The World Economic Outlook report published by the International Monetary Fund (IMF) on October 15, 2019 cut its forecast for global growth rate this year to its lowest level since the 2007-08 Global Financial Crisis (GFC). The IMF predicted that the global economy would grow by 3.0 per cent this year down from 3.6 per cent the previous year (2018). It also predicted that global economy would achieve a growth rate of 3.4 per cent in 2020 but with a caveat - this uptick would not be broad-based and durable. The newly-appointed Managing Director of the IMF Kristalina Georgieva has pointed out that the global economy is in the process of a synchronised downswing in 90 per cent of the world economy. She further pointed out that this was in contrast to the previous two years where 75 per cent of the global economy experienced a synchronised upswing.
Meanwhile, many independent economic research organisations concur with the IMF growth forecast. The Interim Economic Outlook (September, 2019) of the Organisation for Economic Cooperation and Development (OECD) indicated that the global economic outlook had become increasingly fragile and uncertain. Its global growth was projected to slow down to 2.9 per cent this year (2019) and 3.0 per cent in 2020. It also warned that this growth trend is likely to be accompanied by mounting risks of downward slide. The Global Business Policy Council also made its growth forecast at 2.9 per cent for this year, the same as the OECD forecast, but slowing growth through to 2023.
The IMF report indicated that the global big four, the US, China, the Eurozone, and Japan would not see any improvement in their growth rates over the next five years. The OECD Interim Economic Outlook made projections for these economies where the estimated growth rates for 2019 and 2020 for these countries/zone are as follows: the US at 2.4 per cent and 2.0 per cent respectively, down by 0.4 percentage point, the Eurozone at 1.1 per cent and 1.0 per cent respectively, down by 0.1 percentage point, China at 6.1 per cent and 5.7 per cent respectively down by 0.4 percentage point and Japan at 1.0 and 0.6 respectively down by 0.4 percentage point. The OECD report further added that the global economic outlook had become increasingly fragile and uncertain. It also observed that GDP (gross domestic point) growth was subdued and global trade was contracting.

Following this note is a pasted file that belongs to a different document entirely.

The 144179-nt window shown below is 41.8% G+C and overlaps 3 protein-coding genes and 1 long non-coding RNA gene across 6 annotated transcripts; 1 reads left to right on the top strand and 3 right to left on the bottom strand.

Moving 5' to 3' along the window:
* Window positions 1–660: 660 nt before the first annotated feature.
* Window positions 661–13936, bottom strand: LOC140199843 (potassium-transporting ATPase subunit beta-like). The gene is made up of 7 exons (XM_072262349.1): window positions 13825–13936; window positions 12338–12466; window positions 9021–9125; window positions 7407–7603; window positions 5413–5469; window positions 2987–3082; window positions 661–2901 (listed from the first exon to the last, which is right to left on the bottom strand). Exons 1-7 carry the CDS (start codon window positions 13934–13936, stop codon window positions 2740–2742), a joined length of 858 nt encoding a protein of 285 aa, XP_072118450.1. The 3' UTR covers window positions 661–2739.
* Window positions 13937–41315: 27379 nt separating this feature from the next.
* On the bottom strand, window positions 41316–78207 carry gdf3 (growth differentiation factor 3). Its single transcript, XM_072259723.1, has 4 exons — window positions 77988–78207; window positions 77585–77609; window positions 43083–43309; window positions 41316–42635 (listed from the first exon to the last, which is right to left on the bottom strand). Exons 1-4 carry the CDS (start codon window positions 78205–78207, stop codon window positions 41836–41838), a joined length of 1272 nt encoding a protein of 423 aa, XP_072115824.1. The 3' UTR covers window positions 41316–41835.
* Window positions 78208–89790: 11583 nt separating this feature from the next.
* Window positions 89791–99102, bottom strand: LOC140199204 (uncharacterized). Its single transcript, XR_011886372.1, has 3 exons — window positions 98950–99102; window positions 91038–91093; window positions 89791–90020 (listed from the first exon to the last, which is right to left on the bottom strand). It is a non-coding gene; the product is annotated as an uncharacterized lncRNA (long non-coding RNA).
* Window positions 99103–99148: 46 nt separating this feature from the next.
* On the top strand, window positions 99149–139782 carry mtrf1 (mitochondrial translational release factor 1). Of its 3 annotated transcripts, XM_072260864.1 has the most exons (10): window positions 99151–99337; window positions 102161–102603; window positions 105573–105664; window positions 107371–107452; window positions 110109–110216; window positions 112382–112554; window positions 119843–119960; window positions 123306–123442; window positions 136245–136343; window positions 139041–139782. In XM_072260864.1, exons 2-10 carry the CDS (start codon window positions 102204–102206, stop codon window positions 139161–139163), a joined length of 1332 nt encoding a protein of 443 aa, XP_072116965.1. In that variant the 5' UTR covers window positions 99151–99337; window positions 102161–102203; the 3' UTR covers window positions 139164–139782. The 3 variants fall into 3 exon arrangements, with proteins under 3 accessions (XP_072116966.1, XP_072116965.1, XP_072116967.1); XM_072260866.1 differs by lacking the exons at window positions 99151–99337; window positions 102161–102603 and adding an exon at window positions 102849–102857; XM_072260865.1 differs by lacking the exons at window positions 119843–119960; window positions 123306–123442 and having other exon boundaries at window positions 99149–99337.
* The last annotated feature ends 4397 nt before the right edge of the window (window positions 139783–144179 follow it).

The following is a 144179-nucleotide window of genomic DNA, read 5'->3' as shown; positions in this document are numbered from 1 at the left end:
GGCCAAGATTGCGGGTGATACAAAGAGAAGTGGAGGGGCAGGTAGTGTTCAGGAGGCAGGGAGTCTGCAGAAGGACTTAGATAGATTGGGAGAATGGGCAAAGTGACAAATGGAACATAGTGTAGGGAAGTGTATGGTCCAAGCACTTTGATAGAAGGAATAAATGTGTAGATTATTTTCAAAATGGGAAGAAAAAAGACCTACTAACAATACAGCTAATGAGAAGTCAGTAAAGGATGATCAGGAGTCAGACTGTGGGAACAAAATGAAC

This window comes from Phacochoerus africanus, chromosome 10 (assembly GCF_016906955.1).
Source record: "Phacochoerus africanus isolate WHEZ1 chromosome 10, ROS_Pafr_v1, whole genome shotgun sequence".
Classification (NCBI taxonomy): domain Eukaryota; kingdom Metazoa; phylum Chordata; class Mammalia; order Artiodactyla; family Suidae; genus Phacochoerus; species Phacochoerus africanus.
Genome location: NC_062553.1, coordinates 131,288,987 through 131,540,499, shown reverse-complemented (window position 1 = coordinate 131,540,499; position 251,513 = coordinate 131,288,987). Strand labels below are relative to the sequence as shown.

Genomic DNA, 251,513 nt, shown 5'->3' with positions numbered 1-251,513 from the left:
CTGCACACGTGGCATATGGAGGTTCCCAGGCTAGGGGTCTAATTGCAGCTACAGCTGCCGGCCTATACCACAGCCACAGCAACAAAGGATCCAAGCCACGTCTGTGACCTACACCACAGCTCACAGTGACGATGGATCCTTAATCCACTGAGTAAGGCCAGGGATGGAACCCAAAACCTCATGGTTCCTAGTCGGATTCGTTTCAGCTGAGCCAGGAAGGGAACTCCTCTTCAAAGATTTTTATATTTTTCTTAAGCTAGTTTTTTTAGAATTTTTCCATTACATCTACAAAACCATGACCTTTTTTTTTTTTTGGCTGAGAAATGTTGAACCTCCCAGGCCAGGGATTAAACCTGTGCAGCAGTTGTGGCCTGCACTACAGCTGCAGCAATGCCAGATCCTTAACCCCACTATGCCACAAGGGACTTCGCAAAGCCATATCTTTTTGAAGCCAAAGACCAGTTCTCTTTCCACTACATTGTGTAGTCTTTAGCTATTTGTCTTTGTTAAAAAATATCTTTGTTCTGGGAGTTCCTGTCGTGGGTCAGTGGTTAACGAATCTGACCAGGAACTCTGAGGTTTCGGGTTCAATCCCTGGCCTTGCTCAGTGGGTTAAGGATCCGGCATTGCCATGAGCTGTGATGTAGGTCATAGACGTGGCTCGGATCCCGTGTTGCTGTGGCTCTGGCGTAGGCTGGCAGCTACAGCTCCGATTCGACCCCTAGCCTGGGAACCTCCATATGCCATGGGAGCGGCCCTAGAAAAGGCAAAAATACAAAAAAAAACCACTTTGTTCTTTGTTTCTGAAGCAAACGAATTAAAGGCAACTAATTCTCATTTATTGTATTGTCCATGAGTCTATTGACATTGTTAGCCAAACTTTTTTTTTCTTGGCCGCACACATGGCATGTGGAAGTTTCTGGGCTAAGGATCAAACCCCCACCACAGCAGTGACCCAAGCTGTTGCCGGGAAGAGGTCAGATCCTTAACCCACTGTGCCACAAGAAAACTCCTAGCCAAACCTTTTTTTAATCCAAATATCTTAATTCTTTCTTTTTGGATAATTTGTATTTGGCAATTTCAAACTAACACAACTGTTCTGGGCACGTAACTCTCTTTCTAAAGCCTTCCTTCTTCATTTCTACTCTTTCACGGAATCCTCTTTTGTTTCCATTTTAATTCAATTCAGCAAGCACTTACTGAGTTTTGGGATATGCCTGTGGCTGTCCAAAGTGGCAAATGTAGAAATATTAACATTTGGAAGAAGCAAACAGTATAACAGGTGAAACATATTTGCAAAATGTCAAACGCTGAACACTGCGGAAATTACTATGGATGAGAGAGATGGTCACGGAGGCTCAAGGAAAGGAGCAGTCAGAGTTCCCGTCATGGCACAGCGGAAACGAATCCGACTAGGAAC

Escalating trade disputes are increasingly impacting on both trade flows and investment. Protectionist policies as pursued by the Trump administration, which violate both the rules and the spirit of open and free trade, are threatening to bring multilateral trading system to a standstill. The annual meeting of the IMF and the World Bank held in the middle of this month in Washington, DC, clearly indicated these two institutions are entering into the final stage of their irrelevance as reflected in their admission of failure to keep the global multilateral system functioning - indeed these two institutions now are on life support for their survival.
More importantly, the current global economic environment creates policy uncertainty that flows on to weigh on risk sentiment in financial markets negatively impacting on the future growth prospects. Still uncertainty persists about the exact nature and timing of Brexit which further adds to uncertainty, hence uncertainty about European and British economic growth prospects. In fact, the IMF indicated that the US-China trade conflict would cause a decline in Global GDP by 0.8 per cent in 2020.
IMF Chief Georgieva echoed the same sentiment. She pointed out to the increasing 'fractures' caused by the escalating trade disputes and she further added global trade has already come to a near standstill causing declining manufacturing output and investment which would affect services and consumption. Ms. Georgieva then went on to add that the fall in global output could be close to US$700 billion in 2020 accounting for 0.8 per cent of the global economy which is equivalent to the Swiss economy.